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text = "This [is] a [fill]-in-the-[blank]"

I'm looking for the regular expression to do some magic for me:

new_text = text.gsub(/[magic happens]/, "")

=> "This [] a []-in-the-[]"

My code is Ruby, but I'll bet that doesn't matter much.

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3 Answers 3

up vote 1 down vote accepted
text = "This [is] a [fill]-in-the-[blank]"

text.gsub(/(?<=\[).+?(?=\])/, "")

or

text.gsub(/(?<=\[)[^\]]+?(?=\])/, "")
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Something like this would work:

text = "This [is] a [fill]-in-the-[blank]"
text.gsub(/\[.+?\]/, '[]')
#=> "This [] a []-in-the-[]"
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Haha.. That's a great answer. I'm definitely going to upvote it, but I feel like I ought to wait a bit to see if I get a "right" answer. If I don't, I'll change the question and give you the green checkmark. –  vlasits Mar 14 '13 at 21:46
2  
See Sawa's answer for a way to do it using your template. I think using the simpler regex makes it a lot easier to read, though! –  Chron Mar 14 '13 at 21:48
    
I agree. I'm going to use your answer, but I'll accept his. Looks like you're going to win the up-vote battle. :) –  vlasits Mar 14 '13 at 21:49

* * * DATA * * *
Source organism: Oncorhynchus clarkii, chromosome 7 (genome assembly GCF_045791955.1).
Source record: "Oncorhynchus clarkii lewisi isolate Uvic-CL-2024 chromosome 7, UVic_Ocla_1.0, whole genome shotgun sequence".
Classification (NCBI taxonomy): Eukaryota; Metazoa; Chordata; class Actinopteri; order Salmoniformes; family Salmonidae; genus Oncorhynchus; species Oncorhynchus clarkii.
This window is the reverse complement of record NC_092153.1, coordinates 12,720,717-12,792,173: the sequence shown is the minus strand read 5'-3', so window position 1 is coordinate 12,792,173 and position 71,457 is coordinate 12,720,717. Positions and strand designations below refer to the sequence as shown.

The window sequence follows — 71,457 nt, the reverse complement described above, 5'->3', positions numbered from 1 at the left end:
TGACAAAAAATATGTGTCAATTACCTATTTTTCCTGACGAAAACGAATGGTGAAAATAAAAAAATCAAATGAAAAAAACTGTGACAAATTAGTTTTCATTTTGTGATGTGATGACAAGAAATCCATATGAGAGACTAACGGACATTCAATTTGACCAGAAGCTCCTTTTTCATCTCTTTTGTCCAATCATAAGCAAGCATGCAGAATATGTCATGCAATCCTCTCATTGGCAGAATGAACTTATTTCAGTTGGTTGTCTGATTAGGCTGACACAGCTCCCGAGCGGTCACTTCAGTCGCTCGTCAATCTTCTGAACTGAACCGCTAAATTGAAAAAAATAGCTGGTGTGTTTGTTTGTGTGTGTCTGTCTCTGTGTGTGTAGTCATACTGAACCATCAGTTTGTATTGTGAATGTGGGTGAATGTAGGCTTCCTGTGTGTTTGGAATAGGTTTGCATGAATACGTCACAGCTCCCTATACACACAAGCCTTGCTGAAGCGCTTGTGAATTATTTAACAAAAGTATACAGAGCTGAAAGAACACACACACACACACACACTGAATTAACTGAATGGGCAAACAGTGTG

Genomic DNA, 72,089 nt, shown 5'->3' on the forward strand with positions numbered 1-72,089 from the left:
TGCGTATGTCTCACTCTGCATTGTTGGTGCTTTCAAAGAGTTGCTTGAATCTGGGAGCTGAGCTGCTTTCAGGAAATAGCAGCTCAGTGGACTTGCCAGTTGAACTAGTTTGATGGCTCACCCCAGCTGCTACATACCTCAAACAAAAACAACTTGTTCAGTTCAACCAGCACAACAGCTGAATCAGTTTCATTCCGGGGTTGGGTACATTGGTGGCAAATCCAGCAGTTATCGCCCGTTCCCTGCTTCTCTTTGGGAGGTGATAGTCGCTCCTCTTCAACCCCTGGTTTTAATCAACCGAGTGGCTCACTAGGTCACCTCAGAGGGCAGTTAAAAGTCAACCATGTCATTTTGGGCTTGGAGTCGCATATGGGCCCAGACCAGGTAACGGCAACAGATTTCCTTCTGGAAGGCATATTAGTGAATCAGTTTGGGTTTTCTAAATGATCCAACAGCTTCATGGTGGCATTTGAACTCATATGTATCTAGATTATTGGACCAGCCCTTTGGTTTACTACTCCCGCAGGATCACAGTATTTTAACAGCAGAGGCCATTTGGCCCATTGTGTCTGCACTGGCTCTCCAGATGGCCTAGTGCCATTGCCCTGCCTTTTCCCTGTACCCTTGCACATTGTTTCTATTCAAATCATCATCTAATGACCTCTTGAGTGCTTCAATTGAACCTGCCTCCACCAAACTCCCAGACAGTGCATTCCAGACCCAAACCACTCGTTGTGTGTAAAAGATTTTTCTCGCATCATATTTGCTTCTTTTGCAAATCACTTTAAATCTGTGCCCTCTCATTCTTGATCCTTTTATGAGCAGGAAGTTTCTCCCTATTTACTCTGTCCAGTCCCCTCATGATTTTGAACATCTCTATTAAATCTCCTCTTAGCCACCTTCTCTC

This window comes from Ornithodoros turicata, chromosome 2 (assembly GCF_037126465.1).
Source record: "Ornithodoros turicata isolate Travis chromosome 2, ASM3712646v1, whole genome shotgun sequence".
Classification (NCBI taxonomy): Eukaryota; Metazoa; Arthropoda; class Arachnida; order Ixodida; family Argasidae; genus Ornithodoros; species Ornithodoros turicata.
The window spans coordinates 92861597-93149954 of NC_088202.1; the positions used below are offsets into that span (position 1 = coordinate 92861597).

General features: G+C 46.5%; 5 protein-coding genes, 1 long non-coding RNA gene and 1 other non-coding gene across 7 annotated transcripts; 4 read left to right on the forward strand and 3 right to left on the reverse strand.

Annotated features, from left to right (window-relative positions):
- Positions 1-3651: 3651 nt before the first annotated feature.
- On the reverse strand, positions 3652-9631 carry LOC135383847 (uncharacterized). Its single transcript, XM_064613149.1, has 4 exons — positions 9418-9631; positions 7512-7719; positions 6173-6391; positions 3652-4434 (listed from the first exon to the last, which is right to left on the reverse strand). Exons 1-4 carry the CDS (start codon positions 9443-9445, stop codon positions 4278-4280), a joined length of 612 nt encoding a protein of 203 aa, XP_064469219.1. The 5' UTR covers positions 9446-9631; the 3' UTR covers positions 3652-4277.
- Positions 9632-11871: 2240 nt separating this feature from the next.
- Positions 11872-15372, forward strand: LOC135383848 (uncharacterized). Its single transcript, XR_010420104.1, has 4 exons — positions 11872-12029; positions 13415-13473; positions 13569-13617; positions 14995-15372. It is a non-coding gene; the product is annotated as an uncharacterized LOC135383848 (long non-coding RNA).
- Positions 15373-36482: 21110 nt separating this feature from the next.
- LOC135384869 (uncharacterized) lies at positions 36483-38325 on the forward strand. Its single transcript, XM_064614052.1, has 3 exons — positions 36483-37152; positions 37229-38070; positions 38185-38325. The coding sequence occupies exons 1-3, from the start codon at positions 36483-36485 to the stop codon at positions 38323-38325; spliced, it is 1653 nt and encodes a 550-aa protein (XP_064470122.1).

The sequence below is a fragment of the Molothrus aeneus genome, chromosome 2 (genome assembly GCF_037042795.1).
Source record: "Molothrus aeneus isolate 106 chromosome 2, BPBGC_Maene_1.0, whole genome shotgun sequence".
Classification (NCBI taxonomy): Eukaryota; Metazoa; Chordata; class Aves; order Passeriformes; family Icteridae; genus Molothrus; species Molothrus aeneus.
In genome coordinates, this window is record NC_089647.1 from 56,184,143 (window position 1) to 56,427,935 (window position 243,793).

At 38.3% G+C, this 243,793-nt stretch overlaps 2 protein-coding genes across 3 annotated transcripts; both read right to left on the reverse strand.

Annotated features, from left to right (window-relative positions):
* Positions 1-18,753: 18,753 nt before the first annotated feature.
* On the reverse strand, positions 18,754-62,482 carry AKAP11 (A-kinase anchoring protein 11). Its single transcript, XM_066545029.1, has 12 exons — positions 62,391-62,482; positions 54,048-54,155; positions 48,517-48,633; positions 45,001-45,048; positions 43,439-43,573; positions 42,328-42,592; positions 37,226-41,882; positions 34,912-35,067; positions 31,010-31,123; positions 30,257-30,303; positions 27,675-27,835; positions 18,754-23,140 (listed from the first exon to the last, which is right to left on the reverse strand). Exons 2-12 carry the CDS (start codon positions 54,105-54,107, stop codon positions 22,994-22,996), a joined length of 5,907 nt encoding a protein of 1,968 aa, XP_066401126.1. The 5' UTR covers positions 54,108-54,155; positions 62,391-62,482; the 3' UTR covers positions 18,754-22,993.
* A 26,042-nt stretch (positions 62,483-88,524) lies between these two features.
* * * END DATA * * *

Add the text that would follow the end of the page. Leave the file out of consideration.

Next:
I used Rubular to prototype this, given your test case -> http://rubular.com/r/TgdjOtc4Ru From here, you can remove the matches or something similar:

[5] pry(main)> text = "This [is] a [fill]-in-the[blank]"
=> "This [is] a [fill]-in-the[blank]"
[6] pry(main)> text.gsub(/\[(\w+)\]/) { |match| "[]" }
=> "This [] a []-in-the[]"

There is probably a prettier way to do that :-)

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That works, Ron. But I want whitespace within the brackets to match too. That wasn't in my example, but it's true. –  vlasits Mar 14 '13 at 21:55
    
Gotcha - I'd highly recommend using the tool I linked for prototyping regular expressions in the future. While you can just use a ruby REPL (like pry or irb), these regex specific tools have some additional niceties that usually help me figure out what I'm trying to do more quickly –  Ron Dahlgren Mar 14 '13 at 21:57
    
Thanks, Ron. I did use Rubular actually. And I figured out how to match exactly what I needed to. For some reason, though I got stuck on the idea of leaving the []s behind by using look aheads and look behinds (instead of the much more readable way you and chron did it), and I didn't know how to do them until Sawa illustrated it. –  vlasits Mar 14 '13 at 21:58

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